Third, we are also making progress with non-traditional forms of marketing. This is an important initiative for us as we look to drive efficiencies in our cost of customer acquisition. We continue to experiment with viral and online marketing and are thrilled with the response from our Tiger Woods and Mercenaries campaigns, in particular. If you haven’t already done so, you should check out the Tiger Woods walk on water YouTube video, which has received over 2.3 million viewings so far.

Now let me shift to the retail environment and our holiday slate. As you know well, the overall retail environment is tough -- foot traffic is soft, consumer spending is down and total retail forecasts for the holiday are down. However, in our category retailers are betting on the video game sector this holiday. Major retailers are continuing to add space to the sector; particularly Walmart and Best Buy in North America and Asda and Tesco in Europe. Specialty retailers continue to add hundreds of stores. Although these are positive indicators, the overall economic environment is leading retailers to be more conservative with their open-to-buys and general inventory management. Based on what we have seen in October, retailers are being cautious, particularly in North America.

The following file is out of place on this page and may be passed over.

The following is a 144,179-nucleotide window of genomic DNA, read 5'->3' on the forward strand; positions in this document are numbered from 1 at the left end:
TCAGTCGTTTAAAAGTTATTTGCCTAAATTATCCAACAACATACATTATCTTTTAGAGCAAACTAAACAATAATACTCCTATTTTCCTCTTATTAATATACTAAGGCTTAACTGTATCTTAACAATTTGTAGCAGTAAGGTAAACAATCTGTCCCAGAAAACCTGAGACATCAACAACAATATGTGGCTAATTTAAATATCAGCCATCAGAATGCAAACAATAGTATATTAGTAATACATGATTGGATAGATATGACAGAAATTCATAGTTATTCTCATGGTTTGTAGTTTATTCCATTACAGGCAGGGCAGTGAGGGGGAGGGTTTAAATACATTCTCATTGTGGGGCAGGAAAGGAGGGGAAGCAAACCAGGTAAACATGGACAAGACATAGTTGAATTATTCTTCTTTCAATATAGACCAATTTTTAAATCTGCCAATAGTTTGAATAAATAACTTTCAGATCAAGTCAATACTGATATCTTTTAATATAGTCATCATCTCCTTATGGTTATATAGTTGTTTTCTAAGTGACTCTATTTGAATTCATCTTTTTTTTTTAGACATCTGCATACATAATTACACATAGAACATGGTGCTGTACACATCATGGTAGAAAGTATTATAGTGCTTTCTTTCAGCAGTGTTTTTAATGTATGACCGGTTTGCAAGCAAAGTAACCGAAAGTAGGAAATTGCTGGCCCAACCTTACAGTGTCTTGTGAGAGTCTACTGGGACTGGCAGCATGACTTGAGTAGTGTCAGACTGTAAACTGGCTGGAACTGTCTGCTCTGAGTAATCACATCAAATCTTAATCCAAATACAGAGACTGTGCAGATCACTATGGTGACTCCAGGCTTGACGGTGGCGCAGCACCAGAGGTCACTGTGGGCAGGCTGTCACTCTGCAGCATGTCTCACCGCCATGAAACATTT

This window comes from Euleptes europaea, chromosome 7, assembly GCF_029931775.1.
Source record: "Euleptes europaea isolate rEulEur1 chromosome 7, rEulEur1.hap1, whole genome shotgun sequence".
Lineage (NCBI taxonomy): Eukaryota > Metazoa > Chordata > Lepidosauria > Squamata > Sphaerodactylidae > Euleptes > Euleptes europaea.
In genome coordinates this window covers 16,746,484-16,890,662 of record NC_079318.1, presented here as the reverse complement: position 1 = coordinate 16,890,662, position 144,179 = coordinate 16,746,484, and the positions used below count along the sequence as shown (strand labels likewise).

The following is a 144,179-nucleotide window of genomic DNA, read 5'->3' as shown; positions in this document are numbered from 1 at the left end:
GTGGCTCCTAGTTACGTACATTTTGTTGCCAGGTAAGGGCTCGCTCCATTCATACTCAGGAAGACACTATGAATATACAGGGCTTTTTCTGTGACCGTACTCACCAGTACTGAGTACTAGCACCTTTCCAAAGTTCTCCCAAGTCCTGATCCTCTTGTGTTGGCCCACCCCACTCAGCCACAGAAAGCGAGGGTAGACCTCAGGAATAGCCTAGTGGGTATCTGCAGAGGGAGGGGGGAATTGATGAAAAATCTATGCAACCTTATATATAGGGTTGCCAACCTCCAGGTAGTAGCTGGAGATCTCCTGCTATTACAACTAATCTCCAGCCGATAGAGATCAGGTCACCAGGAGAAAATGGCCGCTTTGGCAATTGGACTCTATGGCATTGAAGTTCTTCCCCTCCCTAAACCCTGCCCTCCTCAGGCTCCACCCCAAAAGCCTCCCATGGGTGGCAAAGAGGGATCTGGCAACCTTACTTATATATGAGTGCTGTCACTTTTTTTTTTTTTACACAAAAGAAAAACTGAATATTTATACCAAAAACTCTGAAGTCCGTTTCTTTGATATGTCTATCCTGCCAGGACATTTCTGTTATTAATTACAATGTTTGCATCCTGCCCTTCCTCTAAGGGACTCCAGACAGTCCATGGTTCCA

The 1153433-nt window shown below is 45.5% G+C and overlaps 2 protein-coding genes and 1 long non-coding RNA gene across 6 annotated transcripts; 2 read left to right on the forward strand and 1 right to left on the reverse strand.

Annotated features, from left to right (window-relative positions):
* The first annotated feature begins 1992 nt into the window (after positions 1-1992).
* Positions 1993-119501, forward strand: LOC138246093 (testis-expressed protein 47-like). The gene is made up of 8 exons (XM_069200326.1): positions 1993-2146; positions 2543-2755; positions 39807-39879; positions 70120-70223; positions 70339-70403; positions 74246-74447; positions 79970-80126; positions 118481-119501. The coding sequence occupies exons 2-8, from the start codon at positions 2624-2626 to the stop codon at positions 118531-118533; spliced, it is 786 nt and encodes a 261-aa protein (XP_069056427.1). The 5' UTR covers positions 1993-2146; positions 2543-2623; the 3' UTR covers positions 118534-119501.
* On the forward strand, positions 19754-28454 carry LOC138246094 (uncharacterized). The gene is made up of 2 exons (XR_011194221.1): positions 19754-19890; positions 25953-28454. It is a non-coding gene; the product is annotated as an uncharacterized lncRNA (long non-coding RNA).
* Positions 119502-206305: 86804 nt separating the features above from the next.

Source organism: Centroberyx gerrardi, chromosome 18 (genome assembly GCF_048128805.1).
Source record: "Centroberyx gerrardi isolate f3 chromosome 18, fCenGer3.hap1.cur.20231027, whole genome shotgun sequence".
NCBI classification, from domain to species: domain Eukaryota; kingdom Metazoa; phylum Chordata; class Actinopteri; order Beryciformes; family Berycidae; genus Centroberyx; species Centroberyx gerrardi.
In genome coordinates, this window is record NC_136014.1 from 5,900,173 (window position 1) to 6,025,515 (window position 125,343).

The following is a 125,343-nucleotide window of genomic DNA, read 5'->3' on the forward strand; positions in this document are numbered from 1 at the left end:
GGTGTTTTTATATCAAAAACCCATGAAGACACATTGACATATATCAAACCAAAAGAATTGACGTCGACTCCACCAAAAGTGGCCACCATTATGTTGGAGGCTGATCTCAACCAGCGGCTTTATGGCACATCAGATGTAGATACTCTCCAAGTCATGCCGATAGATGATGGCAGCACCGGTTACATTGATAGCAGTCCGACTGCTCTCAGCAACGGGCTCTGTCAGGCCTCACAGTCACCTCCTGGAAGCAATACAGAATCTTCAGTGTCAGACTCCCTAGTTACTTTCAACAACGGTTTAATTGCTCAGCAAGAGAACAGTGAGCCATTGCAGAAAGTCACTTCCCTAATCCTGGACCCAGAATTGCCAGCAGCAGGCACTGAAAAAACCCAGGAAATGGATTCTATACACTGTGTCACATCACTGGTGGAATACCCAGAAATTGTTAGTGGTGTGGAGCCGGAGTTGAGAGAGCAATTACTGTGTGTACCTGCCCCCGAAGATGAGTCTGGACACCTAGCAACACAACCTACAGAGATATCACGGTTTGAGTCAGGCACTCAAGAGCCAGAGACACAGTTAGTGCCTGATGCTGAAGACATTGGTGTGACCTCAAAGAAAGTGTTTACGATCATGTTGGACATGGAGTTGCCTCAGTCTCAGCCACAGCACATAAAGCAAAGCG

In addition, we are seeing weakness in catalog particularly in games with limited online connectivity. This is something we are addressing directly with post launch content such as on NBA Live, where the game is refreshed daily. You’ll see more of this in our upcoming launches.